• Music smart people are sensitive to sounds, musical structures and rhythms. They may be good at singing or playing a musical instrument.


    Brain training game

    • “Encourage your child to recognise and respond to everyday household sounds like the door bell or the phone ringing,” says Dr Hulusi. “Play clapping games – see if your little one can repeat a pattern you’ve clapped, or get him to make up a pattern for you to copy.”


    Could grow up to be?

    • A composer or X Factor finalist.


    Try this now!

    • Make instruments out of things around the house – a wooden spoon and plastic bowl make a great drum kit. Feeling ambitious? Start an orchestra!


    Music smart celebrity

    • Myleene Klass
  • 5. Body smart

    What does it mean?


    Brain training game

    • “Children’s attitudes to fitness are set through early experience,” advises Dr Hulusi. “Take your child swimming or join a parent-and-toddler class. Visit a local soft-play area – great for developing confidence in climbing, swinging, crawling and jumping.”


    Could grow up to be?

    •  A dancer, athlete or surgeon.


    Try this now!

    • Choose music your child likes and work out a simple dance routine together including claps, kicks and twirls.


    Body smart celebrity

    • David Beckham
  • 6. People smart

    What does it mean?


    Brain training game

    • “Children aren’t always able to name emotions,” says Dr Hulusi. “You can help him by talking about your own feelings, or those of others. For example, ‘Do you know Gran’s not feeling well today? Let’s be extra nice to her.’”


    Could grow up to be?

    • A school teacher or politician.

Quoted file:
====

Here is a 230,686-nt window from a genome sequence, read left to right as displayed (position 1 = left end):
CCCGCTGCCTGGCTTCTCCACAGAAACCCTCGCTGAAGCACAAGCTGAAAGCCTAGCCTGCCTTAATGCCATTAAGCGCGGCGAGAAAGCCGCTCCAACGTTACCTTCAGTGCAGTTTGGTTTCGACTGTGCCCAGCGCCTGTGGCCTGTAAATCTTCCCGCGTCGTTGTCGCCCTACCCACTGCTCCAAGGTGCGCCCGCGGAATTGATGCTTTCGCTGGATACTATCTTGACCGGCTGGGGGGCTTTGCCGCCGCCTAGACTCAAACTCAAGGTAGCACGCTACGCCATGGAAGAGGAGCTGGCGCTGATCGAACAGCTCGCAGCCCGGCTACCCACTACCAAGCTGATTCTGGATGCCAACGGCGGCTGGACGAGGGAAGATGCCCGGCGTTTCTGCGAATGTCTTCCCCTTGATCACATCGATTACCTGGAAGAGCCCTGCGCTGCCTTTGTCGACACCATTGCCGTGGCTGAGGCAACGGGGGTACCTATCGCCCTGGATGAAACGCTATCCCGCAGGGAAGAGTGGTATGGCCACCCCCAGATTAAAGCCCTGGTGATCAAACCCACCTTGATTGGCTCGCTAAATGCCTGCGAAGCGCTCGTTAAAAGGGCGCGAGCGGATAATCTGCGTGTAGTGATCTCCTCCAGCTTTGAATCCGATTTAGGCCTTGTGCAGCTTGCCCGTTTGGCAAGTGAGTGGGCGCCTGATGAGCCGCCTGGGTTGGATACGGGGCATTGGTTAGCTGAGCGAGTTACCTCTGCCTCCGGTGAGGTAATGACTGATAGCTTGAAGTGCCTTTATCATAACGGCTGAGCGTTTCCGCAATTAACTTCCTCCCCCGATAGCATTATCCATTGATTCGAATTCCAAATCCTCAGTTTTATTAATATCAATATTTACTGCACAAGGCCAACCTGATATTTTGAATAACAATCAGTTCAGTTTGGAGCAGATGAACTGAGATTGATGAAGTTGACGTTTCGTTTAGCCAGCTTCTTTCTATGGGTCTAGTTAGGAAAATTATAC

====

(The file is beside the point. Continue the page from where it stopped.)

Try this now!

    • Try reading a favourite book together. Discuss how the characters in the story might be feeling and why.


    People smart celebrity

    • Barack Obama
  • 7. Self smart

    What does it mean?

    • Intrapersonal intelligence is different to being people smart. It’s about being highly aware of personal strengths and weaknesses and being able to understand yourself.


    Brain training game

    • “Your little one needs support in making sense of his emotions,” says Dr Hulusi. “Try to link the behaviour you’re seeing to the emotion he’s displaying and the event that might have triggered it. For example, ‘You’re stamping your feet because you’re angry that your brother took your train away.’”


    Could grow up to be?

    • An entrepreneur or philosopher.


    Try this now!

    • Draw a picture of how you’re feeling. Ask your child to do the same. Swap pictures and discuss them.


    Self smart celebrity

    • Richard Branson
  • Continue slideshow >

  • 8. Nature smart

    What does it mean?

    • This is about being sensitive towards the natural world and having an ability to nurture things.


    Brain training game

    •  “Cress grows quickly and teaches children about what plants need to survive,” explains Dr Hulusi. “If you’re lucky enough to have space, give your child an area outdoors to grow his own plants or flowers from seeds.”


    Could grow up to be?

    •  A scientist or conservationist.


    Try it now!

    • Take a walk in the local park, woods or on the beach together – see what you can find.


    Nature smart celebrity

    • Michaela Strachan